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Coronavirus news and updates about the Charlotte region, the Carolinas and beyond.

SC Coroner Worries Morgue Will Run Out Of Space Amid COVID-19 Pandemic

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Rhodi Lopez
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Unsplash

How many bodies come in and out of the Lancaster County morgue in South Carolina depends on the day — and really the hour. But when the morgue gets close to 10 or 11 bodies, which is near to capacity, that’s a reason for coroner Karla Deese to be concerned. It’s been an ongoing worry throughout the coronavirus pandemic, and Deese said it came to a head last week.

"Between (those) stored in the morgue and coming in and out of the door, we had 13 processing Monday," Deese said.

At least half of those bodies had COVID-19. South Carolina has had over 5,200 confirmed COVID-19 deaths. Deese says at this point, the morgue is processing multiple COVID-19 deaths a day.

"At some points in time 75% of our morgue has been COVID," she said.

Typically, a body stays at the morgue for one or two days, Deese says. But if someone had COVID-19 and their family is also infected leaving them quarantined, that can delay funeral plans. It also means the morgue holds onto the body longer — sometimes 10 to 21 days.

"Our main focus is to respect and handle these bodies properly, give these families time to heal from their COVID exposure and not further expose anyone else in the process," Deese said. "But in doing so we are going to run out space."

In South Carolina, the coroner is an elected official. That differs from North Carolina, which has a centralized medical examiner system and only a handful of elected coroners left in the state.

So what happens if the morgue runs out of storage? Deese says there are two options.

The first option is to transport a body to a neighboring county’s morgue, but Deese says that's a short-lived solution because "they are going to face the same issues we face."

The second option is to use a refrigeration truck that Deese says would be provided by the South Carolina Coroner’s Association.

"That would be our next thing would be to call one of those in," Deese said. "Hopefully we do not have to, but it is available and that stays at the front of my mind. It’s very real, it’s very possible."

According to reports last week, North Carolina hospital leaders at Moses Cone Memorial Hospital in Greensboro said their morgue is bracing to hit capacity. A tractor-trailer was preemptively stationed outside the hospital to provide more space should the morgue run out of room.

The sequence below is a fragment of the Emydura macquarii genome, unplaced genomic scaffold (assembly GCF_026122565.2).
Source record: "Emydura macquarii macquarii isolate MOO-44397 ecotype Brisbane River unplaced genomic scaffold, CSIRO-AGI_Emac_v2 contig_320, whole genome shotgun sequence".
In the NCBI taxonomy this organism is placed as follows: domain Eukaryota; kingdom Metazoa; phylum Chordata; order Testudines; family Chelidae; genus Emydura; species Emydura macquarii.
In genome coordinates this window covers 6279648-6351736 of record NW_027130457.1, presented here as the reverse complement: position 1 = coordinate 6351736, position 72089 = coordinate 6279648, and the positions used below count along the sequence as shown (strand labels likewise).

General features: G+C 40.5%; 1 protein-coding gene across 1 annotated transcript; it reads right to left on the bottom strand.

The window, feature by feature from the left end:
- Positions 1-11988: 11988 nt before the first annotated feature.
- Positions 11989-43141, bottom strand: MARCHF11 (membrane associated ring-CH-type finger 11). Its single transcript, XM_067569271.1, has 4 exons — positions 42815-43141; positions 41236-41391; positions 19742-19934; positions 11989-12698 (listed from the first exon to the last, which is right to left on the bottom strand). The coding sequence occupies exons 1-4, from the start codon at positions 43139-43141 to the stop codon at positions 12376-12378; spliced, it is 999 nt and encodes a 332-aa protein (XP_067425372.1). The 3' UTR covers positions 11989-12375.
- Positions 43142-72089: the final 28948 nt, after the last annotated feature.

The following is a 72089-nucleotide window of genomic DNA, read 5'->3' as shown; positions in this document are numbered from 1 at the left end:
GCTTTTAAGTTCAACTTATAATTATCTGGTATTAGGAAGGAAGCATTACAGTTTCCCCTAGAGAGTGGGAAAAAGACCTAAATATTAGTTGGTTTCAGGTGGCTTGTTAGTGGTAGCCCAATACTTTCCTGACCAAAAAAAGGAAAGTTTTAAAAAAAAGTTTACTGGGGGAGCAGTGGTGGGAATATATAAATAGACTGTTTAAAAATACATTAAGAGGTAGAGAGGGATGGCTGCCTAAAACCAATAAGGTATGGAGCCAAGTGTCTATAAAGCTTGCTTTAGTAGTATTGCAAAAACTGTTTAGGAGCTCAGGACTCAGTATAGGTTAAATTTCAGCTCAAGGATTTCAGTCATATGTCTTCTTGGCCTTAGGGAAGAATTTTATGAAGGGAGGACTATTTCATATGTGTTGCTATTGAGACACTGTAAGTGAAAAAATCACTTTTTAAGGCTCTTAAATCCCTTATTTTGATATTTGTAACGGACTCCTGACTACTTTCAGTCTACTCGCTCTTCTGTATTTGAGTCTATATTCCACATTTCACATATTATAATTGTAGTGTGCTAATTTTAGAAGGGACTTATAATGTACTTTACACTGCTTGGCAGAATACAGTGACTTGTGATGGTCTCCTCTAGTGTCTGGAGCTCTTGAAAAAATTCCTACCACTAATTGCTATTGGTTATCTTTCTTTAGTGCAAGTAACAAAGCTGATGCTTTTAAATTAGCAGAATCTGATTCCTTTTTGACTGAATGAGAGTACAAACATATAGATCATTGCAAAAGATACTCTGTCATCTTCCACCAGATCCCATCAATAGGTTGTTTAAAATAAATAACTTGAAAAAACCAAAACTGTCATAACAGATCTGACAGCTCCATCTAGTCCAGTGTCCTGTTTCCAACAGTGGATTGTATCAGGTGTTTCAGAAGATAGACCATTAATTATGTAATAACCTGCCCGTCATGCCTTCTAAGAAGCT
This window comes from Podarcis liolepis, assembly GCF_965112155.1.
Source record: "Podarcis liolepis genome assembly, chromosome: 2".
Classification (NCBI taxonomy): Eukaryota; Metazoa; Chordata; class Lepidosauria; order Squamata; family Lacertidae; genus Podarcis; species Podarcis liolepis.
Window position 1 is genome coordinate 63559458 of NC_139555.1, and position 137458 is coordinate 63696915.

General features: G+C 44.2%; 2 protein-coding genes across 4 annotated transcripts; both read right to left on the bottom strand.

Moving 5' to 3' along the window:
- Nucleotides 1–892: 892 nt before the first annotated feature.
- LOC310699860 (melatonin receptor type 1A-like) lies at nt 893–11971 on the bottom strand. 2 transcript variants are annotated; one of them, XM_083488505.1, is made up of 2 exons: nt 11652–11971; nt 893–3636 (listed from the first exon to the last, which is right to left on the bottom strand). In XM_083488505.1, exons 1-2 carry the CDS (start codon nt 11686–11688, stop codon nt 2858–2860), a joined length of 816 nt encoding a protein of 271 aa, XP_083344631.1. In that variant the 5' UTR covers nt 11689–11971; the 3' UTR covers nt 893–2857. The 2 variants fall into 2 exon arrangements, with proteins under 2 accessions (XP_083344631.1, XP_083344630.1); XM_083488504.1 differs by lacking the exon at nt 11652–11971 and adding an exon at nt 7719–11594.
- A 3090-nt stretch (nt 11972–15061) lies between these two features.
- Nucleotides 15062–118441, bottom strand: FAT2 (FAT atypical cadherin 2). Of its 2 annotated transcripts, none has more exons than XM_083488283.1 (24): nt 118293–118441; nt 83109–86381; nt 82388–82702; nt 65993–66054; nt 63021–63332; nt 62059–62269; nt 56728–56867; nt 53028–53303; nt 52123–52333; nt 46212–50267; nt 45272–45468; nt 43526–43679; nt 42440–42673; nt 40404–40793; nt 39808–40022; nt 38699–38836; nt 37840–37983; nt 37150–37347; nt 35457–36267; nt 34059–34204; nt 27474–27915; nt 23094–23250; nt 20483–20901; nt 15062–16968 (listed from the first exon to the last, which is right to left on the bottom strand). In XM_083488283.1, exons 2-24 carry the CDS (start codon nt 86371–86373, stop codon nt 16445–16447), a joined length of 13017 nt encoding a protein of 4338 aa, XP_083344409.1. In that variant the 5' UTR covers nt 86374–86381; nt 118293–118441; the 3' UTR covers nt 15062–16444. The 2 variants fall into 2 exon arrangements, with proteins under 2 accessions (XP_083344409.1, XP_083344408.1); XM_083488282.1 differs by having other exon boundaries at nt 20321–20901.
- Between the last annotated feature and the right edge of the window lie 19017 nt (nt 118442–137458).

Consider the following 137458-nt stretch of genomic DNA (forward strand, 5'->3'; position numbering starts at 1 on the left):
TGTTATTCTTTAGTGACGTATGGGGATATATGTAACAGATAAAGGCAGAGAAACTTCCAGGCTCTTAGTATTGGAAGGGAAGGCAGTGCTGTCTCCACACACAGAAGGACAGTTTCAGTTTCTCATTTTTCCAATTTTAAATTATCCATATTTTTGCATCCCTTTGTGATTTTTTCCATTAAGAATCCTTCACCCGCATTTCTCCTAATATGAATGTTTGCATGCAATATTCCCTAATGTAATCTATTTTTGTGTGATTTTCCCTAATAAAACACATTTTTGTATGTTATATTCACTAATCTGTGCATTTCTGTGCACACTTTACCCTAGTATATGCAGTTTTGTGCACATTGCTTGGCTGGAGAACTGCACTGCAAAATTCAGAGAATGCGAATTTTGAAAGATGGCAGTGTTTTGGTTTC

It’s an exhausting and stressful situation, Deese says. Her staff is tired, and she is constantly searching for more personal protective equipment, especially as her office handles more COVID-19 patients.

"If it’s a really bad week and our suppliers are down, we could burn through what we’ve got in a week and a half to two weeks," Deese said. "Every day we are constantly checking vendor websites and trying to keep ahead of it."

But part of what keeps Deese motivated despite the long hours and grim numbers is the data she’s collecting to protect the public.

One of her favorite sayings is: "From death, you do learn a lot about living."

That's why everybody that comes through Deese's morgue is tested for COVID-19, whether it was the cause of death or not.

"That usually raises an eyebrow. People are pretty crude and say, ‘Well why? I mean, they are dead?’' and I hate that statement because, again, you learn a lot about living from death," she said. "And while they may be deceased, wouldn’t you want to know if they had COVID? If that even plays a part in their death?"

She used an example of a 28-year-old mother who went to her doctor after feeling short of breath and was slightly congested. She had just had a COVID-19 test, which came back negative. She was diagnosed with bronchitis. She went home and started to feel better but then took a quick turn and died. When her body came to the morgue, Deese made sure she got a COVID-19 test.

"I did not expect a positive result on her, and we tested her and she was positive," Deese said.

Deese was able to provide that information to the woman’s family so they could seek their own treatment.

She insists that even if someone had tested positive in the past and had recovered, their body still be tested.

"For a couple of my decedents that have come in, I know when their hospital records or doctor’s office records say that they tested positive and I know that it’s been 19 weeks later, they are well over it but they are still testing positive," Deese said. "So, I can provide those timelines when, in the years to come, studying this pandemic, that's very helpful."

She keeps that saying — "from death, you learn a lot about living" — at the front of her mind as she continues to examine and provide data from the dead to hopefully help educate the living.

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